The Long Legacy of Charlotte’s Graham Case

‘More Perfect’ podcast focuses on landmark police case



A sketch of the 2013 encounter between former Charlotte-Mecklenburg police officer Randall Kerrick and Jonathan Ferrell, presented as evidence in Kerrick’s 2015 manslaughter trial that ended in a hung jury.

Greg Lacour

The latest episode of the podcast More Perfect, a fascinating Radiolab spinoff, might as well carry a Charlotte dateline. More Perfect tells the stories behind pivotal U.S. Supreme Court cases and why they matter. The episode that dropped last week, “Mr. Graham and the Reasonable Man,” dives into the backstory and complications of the famous Graham v. Connor case that in 1989 established the standard for judging whether police use of force is “objectively reasonable.” That’s the “reasonable” part of the episode title. “Mr. Graham” was Dethorne Graham, a Charlotte man injured in 1984 by police officers who suspected, wrongly, that he had robbed a convenience store on West Boulevard.

I wrote about the case six months ago, not long after the jury acquittal of the officer who shot and killed Philando Castile in Minnesota, for a couple of reasons: I realized most people—especially those horrified at police shootings of unarmed black people that go unpunished—simply didn’t know what the standard was, or that it was enshrined in the law. (Police know it intimately. One of the more enlightening moments of the podcast comes when NPR’s Kelly McEvers says cops view Graham as journalists see the First Amendment.)

The second reason was that I didn’t realize the underlying case was from Charlotte. I was taken aback when a Charlotte-Mecklenburg Police training lieutenant mentioned it almost in passing during a citizens’ workshop I attended this spring. The story of the case itself is riveting enough, and with an unusual twist: Graham actually won at the Supreme Court, which imposed what it thought was a less stringent burden on plaintiffs who alleged use of force against police. (The old standard required plaintiffs to prove police acted with malicious intent, which is effectively impossible.) The high court, as Graham had wanted, sent the case back for retrial in federal District Court, where Graham lost again under the new standard.

But the tension in the episode really ramps up when the podcast begins exploring another, far better known police use of force case—former CMPD officer Randall Kerrick’s fatal 2013 shooting of Jonathan Ferrell. The case ended in a hung jury after a trial in August 2015, and the Observer followed up with a story headlined, “Jurors agreed race wasn’t an issue in Kerrick trial.” McEvers, working with the More Perfect producers, speaks with a couple of the same jurors the paper talked to. But her conclusion is more nuanced: Some jurors may well have thought race wasn’t a factor without acknowledging their own inherent prejudice.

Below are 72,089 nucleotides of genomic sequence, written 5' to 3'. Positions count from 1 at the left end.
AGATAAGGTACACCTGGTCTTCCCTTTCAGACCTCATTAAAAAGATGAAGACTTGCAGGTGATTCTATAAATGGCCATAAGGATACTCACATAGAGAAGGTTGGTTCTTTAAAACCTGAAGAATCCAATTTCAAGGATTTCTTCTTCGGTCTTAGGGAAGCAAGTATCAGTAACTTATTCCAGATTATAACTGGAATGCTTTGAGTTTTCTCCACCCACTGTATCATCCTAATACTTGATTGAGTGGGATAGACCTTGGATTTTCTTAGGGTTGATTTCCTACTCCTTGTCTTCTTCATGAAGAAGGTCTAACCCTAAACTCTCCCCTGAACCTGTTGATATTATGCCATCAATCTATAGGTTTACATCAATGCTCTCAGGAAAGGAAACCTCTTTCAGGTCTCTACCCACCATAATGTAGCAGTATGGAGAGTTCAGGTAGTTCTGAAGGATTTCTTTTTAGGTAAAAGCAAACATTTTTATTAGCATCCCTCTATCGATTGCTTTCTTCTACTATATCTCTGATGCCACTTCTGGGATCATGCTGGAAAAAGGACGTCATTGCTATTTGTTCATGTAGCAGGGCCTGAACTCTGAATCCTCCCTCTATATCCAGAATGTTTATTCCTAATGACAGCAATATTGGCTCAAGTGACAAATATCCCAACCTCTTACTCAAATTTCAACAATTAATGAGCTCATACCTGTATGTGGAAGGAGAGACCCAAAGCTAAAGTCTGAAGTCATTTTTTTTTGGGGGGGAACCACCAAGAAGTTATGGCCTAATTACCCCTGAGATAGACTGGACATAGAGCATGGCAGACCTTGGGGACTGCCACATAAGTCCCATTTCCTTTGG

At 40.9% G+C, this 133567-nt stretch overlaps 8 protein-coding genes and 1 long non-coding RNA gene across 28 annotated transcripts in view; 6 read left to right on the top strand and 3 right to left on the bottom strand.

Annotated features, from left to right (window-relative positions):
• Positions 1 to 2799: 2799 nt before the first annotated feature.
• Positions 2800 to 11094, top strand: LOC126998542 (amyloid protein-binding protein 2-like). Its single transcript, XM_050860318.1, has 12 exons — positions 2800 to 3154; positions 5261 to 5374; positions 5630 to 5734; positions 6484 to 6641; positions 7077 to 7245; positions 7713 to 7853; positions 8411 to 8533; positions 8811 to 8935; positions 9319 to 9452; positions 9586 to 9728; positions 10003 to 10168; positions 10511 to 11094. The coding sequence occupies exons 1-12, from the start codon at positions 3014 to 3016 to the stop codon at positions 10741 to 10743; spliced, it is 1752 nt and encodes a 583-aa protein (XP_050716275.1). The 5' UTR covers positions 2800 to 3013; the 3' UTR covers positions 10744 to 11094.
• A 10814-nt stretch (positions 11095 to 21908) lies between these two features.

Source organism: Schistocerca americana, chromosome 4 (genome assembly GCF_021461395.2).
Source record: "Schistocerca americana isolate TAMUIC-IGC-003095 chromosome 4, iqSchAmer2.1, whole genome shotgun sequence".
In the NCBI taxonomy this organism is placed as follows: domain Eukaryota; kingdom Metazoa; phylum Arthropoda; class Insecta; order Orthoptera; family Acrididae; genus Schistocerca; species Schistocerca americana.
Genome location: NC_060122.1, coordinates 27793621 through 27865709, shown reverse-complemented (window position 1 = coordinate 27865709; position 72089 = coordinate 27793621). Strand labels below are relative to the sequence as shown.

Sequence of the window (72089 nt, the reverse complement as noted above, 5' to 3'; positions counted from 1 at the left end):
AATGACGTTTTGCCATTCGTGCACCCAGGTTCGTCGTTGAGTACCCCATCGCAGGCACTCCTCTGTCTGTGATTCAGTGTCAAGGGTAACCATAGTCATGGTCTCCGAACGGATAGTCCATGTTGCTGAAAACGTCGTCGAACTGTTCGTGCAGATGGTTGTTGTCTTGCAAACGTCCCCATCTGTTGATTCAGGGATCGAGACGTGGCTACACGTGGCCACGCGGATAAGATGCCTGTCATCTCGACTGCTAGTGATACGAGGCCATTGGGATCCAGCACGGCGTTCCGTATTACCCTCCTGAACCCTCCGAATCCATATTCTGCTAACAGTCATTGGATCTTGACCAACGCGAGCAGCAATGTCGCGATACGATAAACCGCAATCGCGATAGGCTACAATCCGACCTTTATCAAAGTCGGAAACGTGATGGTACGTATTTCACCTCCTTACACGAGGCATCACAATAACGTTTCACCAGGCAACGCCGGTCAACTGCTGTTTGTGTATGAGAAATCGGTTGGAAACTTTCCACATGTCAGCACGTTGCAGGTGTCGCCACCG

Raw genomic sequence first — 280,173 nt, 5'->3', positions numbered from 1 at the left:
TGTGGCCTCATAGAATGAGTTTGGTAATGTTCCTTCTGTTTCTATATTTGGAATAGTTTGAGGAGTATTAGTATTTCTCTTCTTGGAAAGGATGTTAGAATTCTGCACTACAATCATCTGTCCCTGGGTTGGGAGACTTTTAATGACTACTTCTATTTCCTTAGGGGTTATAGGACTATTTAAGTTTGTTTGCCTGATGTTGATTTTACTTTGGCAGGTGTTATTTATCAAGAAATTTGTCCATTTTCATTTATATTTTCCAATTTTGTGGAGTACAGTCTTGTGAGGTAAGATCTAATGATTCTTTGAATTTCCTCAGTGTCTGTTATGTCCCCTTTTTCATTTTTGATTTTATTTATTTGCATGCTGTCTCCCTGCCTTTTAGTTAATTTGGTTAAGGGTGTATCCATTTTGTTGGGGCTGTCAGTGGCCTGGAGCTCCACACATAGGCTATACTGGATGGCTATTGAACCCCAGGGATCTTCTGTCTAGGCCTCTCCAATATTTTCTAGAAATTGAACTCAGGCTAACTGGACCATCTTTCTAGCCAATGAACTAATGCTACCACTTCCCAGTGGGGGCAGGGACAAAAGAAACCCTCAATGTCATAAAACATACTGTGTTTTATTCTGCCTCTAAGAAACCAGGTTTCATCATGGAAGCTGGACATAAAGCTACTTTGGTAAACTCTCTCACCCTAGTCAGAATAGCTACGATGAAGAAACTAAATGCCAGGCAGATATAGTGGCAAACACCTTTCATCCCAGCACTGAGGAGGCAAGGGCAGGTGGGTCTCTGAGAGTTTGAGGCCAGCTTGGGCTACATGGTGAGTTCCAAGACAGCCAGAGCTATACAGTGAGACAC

The foreman, Bruce Raffe, one of the eight jurors who voted to acquit Kerrick of manslaughter, viewed his shooting of Ferrell as a matter of choices: not Kerrick’s, but Ferrell’s. Raffe referred to the dashboard camera video presented at trial, which showed Ferrell running toward the police car, then turning left—in the direction of Kerrick, although it’s never been clear what Ferrell, who was unarmed, intended to do.

No matter, Raffe told McEvers: “He had many choices in this video. And it was clear from the very first time I viewed it: ‘Stop. Sit down. Put your hands up. Do any of those things, other than what you chose to do, which was to charge Officer Kerrick.’ There’s no other way around what I saw, and I kept coming back to that.”

Moses Wilson, one of the four jurors who voted to convict, parries Raffe’s argument with four words, referring to Ferrell:

“What did he do?”

Wilson emphasizes the last word, setting him apart from Raffe, who ticked off all the things Ferrell didn’t do. So what did he do to warrant getting shot 10 times? He ran. Maybe he intended to assault Kerrick. Maybe he didn’t. We’ll never know, and the law, rightly or wrongly, allows police officers to kill someone if they have “objective reason” to believe they or others’ lives are in danger.

Which is, perhaps, the problem. I don’t mean to relitigate the Kerrick trial, only to point out that the ambiguity is something that will continue to seep into every police shooting case we see, here or anywhere else. What started as a way to inject sober-minded objectivity into a perennial question—under what circumstances can a police officer use deadly force?—ended up tossing the entire discussion into even deeper murk. The people the system uses to gauge “objectivity” and “reasonableness” aren’t necessarily models of sweet reason themselves.

That’s one reason why the implicit bias training that CMPD officers have undertaken since last year, aimed at helping officers confront their unconscious prejudices, is such a praiseworthy effort. We all could use some self-examination on that front. “That’s the thing,” McEvers says toward the end of the episode. “If you’re white, are you more likely to say, ‘Yes, that was reasonable, because he’s white, and he’s afraid of a black man’? Like, that is the question.” The answer depends on the lens through which each of us sees the world, which makes objectivity a hard thing to find when it’s needed most.

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